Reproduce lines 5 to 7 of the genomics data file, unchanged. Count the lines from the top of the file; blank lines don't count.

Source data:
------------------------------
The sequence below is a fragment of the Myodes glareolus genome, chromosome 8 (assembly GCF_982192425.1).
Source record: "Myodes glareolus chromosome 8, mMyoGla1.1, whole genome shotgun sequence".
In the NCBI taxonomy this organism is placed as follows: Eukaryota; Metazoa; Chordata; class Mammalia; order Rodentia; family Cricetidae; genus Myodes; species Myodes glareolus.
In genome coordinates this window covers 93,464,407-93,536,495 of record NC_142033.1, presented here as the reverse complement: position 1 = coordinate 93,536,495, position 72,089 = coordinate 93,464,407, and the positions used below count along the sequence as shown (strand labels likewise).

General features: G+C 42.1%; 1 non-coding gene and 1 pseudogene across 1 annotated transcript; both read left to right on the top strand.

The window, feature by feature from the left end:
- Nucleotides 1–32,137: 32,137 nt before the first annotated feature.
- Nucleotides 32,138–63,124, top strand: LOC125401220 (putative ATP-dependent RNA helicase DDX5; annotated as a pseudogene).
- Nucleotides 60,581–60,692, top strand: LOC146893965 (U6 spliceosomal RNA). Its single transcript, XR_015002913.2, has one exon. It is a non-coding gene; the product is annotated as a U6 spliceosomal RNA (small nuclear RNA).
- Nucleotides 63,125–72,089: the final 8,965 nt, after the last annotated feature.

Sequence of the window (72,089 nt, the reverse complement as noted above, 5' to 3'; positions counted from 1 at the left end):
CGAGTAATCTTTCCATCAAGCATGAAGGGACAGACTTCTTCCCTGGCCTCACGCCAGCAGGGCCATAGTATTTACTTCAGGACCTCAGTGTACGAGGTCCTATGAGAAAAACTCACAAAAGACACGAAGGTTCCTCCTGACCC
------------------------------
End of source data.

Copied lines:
General features: G+C 42.1%; 1 non-coding gene and 1 pseudogene across 1 annotated transcript; both read left to right on the top strand.

The window, feature by feature from the left end:
- Nucleotides 1–32,137: 32,137 nt before the first annotated feature.